Two of the biggest names in Android have new “Pro” earbuds for sale. We’ll just come on out and say it: You really can’t go too wrong with either the Google Pixel Buds Pro or the Samsung Galaxy Buds 2 Pro. But, that doesn’t mean you should just flip a coin and see where it lands. There are some distinct differences here.
First, some required reading. Be sure to read our full Pixel Buds Pro review, as well as our Galaxy Buds 2 Pro review. That’ll give you the deepest dive into these $200 (more or less) earbuds.
Just want the short version? Skip on down to the end, then.
It seems a bit silly to spend too much time on a case, because earbuds were meant to spend more time (hopefully) in your ears than in their home. That’s not to say there’s nothing to talk about, though.
Both the Pixel Buds Pro and the Galaxy Buds 2 Pro have perfectly fine cases. They both charge wirelessly, and they both have USB-C for the times in which you want to plug things in.Phil Nickinson/Digital Trends
There’s no real standout, either, when it comes to putting the buds in the case. They both go in without too much thought, and the same is true when it’s time to take them out. The Pixel Buds Pro perhaps are a tiny bit easier to fit on the first try. That’s worth noting, though it’s not a reason to buy one over the other.
I enjoy the flat design of the Galaxy Buds 2 Pro case. But, because it’s a rounded square, with no real way to determine the orientation by feel, there have been too many times in which I went to open it only to find that I was lifting from the wrong edge. The Pixel Buds Pro have fewer ways to screw that up.
On the other hand, loathe the matte finish of the Pixel Buds Pro case. It immediately gets marred by fingers and pants and whatever else is around, and I highly recommend sticking a case on the case.
Winner: I’m going to call this one a push. Cases are cases, and there are no deal-breakers here.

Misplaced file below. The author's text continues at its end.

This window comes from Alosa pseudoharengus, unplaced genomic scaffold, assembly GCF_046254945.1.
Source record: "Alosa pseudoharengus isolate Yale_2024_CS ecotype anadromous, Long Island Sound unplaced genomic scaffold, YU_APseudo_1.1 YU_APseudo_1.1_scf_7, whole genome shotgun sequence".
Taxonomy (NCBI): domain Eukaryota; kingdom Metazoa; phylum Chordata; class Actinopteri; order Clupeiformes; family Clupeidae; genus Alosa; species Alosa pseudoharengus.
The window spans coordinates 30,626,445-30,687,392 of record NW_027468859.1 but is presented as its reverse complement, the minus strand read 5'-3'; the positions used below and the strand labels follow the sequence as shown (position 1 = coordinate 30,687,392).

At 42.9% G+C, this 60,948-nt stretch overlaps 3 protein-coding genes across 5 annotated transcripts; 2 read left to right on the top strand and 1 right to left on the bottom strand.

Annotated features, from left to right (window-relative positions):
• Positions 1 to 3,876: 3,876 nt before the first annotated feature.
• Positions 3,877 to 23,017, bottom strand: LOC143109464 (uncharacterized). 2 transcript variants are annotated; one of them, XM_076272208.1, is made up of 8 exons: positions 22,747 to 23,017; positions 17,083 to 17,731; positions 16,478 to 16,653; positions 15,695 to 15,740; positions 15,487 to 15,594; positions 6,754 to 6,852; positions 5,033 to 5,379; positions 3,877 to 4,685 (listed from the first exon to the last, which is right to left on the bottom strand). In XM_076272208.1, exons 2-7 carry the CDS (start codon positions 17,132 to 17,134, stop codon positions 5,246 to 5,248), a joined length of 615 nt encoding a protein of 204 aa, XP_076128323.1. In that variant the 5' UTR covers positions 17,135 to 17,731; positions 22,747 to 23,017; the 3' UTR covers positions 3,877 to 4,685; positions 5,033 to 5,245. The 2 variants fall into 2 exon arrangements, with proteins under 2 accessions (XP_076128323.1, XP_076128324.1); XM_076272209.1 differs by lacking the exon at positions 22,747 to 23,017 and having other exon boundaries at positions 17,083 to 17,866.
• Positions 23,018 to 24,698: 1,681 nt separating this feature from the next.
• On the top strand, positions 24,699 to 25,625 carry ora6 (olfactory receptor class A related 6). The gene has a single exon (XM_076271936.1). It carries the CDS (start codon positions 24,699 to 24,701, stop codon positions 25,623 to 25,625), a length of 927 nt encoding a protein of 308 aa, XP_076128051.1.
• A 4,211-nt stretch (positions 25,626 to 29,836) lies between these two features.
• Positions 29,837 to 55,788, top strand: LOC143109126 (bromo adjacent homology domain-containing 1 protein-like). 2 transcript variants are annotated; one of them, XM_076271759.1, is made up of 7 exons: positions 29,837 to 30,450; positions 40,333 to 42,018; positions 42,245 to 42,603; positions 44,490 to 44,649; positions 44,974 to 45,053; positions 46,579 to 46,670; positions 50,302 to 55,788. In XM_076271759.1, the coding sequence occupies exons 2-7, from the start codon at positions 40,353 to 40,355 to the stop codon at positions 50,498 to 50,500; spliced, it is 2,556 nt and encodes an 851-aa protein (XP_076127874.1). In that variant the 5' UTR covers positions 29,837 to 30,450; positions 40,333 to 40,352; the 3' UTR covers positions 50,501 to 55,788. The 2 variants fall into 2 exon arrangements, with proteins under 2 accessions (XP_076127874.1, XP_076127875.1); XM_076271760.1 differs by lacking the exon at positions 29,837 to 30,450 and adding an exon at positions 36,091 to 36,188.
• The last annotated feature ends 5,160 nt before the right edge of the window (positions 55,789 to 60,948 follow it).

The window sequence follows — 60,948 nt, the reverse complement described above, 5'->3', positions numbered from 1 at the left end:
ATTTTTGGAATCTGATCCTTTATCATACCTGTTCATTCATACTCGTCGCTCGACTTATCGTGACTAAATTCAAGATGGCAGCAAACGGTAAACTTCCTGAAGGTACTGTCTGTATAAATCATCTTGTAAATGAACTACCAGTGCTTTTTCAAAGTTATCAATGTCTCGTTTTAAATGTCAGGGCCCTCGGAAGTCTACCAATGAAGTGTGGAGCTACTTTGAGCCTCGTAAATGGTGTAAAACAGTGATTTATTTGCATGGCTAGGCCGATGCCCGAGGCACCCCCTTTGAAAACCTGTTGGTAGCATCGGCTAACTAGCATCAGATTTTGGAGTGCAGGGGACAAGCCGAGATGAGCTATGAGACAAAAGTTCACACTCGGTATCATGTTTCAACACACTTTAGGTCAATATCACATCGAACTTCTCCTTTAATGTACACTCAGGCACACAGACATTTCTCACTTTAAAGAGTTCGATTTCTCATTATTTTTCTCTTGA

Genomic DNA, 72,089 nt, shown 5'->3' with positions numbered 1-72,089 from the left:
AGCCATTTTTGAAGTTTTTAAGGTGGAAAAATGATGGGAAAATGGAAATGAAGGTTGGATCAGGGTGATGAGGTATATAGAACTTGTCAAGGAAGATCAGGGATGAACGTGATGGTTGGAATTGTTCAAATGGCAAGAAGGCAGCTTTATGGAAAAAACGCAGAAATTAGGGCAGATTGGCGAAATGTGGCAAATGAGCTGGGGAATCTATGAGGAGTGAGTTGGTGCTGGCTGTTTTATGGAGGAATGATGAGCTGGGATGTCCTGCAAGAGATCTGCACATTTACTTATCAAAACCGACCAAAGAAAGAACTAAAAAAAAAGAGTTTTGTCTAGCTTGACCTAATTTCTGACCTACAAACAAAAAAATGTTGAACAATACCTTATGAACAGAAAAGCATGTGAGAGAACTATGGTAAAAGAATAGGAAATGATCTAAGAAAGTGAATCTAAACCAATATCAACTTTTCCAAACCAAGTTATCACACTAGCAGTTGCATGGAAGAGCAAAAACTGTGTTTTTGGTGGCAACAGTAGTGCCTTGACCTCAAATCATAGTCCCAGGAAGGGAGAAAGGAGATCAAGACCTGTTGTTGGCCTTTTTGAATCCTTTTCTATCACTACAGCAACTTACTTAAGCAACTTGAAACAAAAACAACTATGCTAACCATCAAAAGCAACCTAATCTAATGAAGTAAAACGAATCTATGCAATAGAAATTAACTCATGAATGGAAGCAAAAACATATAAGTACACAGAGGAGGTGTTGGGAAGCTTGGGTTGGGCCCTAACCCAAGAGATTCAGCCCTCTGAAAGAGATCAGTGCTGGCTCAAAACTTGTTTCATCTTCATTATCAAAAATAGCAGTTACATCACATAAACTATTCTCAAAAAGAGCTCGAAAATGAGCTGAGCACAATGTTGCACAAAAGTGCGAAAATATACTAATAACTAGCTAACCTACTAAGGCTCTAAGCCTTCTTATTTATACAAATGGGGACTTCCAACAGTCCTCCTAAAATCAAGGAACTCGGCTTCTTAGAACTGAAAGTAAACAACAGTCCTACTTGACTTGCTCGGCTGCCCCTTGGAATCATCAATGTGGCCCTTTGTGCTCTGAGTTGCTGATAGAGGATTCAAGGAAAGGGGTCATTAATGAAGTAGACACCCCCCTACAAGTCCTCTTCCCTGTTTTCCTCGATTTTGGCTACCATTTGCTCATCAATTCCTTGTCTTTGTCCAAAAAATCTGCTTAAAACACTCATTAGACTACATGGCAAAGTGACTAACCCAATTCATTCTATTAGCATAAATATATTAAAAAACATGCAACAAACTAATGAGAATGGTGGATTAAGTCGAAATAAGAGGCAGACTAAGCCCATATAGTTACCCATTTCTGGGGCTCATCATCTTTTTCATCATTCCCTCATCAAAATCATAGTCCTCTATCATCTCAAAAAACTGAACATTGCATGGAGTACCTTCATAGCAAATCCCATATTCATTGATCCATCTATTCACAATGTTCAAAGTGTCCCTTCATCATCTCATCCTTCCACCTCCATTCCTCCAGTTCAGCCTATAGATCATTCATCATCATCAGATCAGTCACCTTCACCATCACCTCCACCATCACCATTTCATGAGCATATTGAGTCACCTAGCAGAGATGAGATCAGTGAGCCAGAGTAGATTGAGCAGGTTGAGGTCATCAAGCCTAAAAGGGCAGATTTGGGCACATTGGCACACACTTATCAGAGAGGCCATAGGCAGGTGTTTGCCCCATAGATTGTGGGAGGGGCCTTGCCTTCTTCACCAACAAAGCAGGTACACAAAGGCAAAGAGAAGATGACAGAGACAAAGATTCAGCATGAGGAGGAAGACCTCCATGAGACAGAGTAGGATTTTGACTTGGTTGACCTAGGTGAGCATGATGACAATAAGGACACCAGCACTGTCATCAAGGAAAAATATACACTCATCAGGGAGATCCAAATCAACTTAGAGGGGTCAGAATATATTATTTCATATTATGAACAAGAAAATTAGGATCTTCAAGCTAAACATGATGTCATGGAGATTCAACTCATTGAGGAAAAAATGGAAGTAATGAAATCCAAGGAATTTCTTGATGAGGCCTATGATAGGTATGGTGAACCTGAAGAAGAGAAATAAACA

Fit and feel
Of the three earbuds I’ve had in rotation this year — these two and the AirPods Pro — the Pixel Buds and Galaxy Buds 2 Pro have been the more enjoyable options. I just prefer the way they fit a little more loosely in my ear.
Weight-wise, my $15 kitchen scale lists both pairs of earbuds at 0.40 ounces each. That’s relatively close to what both sets of technical specs say.
The Pixel Buds Pro and Galaxy Buds 2 Pro are really close in terms of size. But they don’t necessarily feel like it. The Pixel Buds Pro feel (and look, ever so slightly) like they’re bigger and stick out of the ear a little more. That’s how they feel to me, anyway — your ears may hold them different. I’ve found myself trying to reseat the Pixel Buds Pro more often than the Galaxy Buds 2 Pro (though, definitely not as much with what I endure with the AirPods Pro). It’s not that the Pixel Buds Pro fit poorly; it’s just that the Galaxy Buds 2 Pro seem to fit a bit better.Phil Nickinson/Digital Trends
That could be because of the overall design — or, maybe a difference in the tips. I’ve been using what comes with them, so maybe a different size could help with the Pixel Buds Pro. Again, I wouldn’t kick either out of bed.
Winner: Galaxy Buds 2 Pro fit and feel better for me.
This part is going to be subjective as always, and it’s more than a little dependent on how things fit in your ears, as well as what you’re listening to and how you’re listening to it.
The bottom line is that it’s close — it’s really close. Both the Pixel Buds Pro and Buds 2 Pro sound excellent for everyday things like music and podcasts; zero complaints there. If forced, I’m going to say that the Buds 2 Pro sound a little better, like they have a fuller spectrum with which to work. That could be because of Samsung’s 24-bit codec they’re using and that the Buds 2 Pro take advantage of. In fact, there’s less of a distinction when using both sets of earbuds on a Pixel device, so that could point to a 24-bit leg up. I’m still not sold on that being a reason to absolutely buy the Buds 2 Pro, but if it makes things sound a little better, great.
Where things fall off a little is around the edges. I’m not a fan of the spatial audio feature on the Buds 2 Pro. It kills quality in the name of surround sound gimmick, and it gets even worse if you turn on head tracking.